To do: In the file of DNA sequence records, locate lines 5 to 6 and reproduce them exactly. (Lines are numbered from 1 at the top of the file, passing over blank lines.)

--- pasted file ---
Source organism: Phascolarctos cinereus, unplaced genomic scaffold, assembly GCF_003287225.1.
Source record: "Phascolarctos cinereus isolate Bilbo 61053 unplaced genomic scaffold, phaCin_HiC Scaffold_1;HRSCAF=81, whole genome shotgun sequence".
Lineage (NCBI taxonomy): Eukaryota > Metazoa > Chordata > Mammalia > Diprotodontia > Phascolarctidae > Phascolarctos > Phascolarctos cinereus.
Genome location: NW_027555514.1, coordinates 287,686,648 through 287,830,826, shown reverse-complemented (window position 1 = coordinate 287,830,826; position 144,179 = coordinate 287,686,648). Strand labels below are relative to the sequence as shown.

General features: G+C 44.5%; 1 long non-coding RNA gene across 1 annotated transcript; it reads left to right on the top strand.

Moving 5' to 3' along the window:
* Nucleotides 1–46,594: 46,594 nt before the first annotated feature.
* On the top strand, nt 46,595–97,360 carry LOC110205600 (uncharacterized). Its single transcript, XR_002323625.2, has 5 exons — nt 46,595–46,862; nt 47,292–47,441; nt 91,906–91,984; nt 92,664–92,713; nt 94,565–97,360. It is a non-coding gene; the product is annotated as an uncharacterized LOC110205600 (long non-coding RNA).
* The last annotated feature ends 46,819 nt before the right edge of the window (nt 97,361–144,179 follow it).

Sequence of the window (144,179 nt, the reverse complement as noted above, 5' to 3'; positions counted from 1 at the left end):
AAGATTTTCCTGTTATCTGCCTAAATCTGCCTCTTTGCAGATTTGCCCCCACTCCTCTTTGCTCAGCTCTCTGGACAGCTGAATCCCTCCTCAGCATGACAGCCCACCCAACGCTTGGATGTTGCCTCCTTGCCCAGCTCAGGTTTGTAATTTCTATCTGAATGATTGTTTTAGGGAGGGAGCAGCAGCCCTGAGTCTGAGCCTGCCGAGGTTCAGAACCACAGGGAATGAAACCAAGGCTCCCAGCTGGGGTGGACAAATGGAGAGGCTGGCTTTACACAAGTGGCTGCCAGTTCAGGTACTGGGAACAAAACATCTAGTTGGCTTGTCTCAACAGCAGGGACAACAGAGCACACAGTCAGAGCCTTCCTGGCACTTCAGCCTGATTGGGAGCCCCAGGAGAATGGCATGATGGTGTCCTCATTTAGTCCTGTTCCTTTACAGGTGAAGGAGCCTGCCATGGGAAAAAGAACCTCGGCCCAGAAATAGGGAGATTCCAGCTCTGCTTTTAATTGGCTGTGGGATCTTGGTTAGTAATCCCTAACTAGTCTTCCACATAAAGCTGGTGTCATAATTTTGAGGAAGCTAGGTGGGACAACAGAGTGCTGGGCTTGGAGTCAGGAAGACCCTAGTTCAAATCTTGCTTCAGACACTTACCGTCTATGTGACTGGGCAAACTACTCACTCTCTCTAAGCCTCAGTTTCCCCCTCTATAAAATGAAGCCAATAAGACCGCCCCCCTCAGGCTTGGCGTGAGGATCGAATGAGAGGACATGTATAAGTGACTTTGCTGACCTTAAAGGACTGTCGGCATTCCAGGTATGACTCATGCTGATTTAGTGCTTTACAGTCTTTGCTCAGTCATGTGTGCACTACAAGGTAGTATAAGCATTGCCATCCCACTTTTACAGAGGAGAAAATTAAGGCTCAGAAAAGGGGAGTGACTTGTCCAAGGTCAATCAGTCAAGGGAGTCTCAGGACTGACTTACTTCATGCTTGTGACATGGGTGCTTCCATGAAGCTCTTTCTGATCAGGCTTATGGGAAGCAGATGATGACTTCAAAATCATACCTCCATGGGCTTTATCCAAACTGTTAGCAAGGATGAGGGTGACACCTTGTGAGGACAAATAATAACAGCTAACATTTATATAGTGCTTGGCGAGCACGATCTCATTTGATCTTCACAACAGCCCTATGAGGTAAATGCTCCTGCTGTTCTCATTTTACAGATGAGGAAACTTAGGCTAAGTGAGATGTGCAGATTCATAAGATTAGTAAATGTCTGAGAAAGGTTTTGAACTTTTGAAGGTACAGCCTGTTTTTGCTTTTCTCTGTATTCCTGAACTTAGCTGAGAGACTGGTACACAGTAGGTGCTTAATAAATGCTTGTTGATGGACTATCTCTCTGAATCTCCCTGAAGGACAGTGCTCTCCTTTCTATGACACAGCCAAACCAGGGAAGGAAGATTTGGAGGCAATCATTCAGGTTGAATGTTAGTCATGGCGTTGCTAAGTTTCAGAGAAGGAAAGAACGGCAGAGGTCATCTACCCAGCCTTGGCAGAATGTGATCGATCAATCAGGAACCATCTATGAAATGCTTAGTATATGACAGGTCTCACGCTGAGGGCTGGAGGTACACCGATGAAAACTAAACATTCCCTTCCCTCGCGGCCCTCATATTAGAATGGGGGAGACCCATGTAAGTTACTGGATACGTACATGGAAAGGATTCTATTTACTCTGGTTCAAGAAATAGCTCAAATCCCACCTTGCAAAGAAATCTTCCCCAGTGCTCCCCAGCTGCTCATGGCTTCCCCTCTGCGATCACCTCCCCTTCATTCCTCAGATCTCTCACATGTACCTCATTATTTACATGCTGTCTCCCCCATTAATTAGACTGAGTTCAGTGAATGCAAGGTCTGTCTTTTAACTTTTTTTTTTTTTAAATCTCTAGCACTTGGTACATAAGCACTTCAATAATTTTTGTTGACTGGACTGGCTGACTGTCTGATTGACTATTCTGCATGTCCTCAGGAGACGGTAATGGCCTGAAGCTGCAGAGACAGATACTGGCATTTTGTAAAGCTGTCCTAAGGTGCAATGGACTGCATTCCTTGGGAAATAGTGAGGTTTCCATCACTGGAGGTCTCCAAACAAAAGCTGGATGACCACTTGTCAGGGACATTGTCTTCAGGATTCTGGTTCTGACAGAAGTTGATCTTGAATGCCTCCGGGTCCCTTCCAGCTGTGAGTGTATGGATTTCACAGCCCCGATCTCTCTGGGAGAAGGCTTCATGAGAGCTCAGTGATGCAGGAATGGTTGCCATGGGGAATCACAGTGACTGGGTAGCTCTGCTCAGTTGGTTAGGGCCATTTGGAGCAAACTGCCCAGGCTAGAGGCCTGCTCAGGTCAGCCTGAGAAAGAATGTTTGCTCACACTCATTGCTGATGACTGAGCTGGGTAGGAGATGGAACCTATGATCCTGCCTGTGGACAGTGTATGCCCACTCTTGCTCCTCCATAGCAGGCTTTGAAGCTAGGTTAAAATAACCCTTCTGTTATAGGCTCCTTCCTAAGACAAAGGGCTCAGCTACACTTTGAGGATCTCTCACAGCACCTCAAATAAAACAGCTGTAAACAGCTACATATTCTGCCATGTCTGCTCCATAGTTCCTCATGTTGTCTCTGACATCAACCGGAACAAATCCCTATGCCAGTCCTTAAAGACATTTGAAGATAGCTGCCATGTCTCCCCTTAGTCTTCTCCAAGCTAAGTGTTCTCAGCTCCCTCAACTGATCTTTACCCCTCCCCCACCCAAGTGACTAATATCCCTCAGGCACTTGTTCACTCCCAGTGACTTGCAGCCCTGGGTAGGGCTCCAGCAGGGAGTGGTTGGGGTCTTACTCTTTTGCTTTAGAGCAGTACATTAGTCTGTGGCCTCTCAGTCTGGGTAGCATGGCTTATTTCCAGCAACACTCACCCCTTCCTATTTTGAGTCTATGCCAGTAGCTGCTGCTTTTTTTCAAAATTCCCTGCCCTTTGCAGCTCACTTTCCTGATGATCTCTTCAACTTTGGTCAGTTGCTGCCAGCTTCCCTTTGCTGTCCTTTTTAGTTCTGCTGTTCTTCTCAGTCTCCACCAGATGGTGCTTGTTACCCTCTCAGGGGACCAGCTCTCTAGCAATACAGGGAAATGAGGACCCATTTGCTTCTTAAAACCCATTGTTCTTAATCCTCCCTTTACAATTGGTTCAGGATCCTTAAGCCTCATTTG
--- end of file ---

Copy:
General features: G+C 44.5%; 1 long non-coding RNA gene across 1 annotated transcript; it reads left to right on the top strand.

Moving 5' to 3' along the window: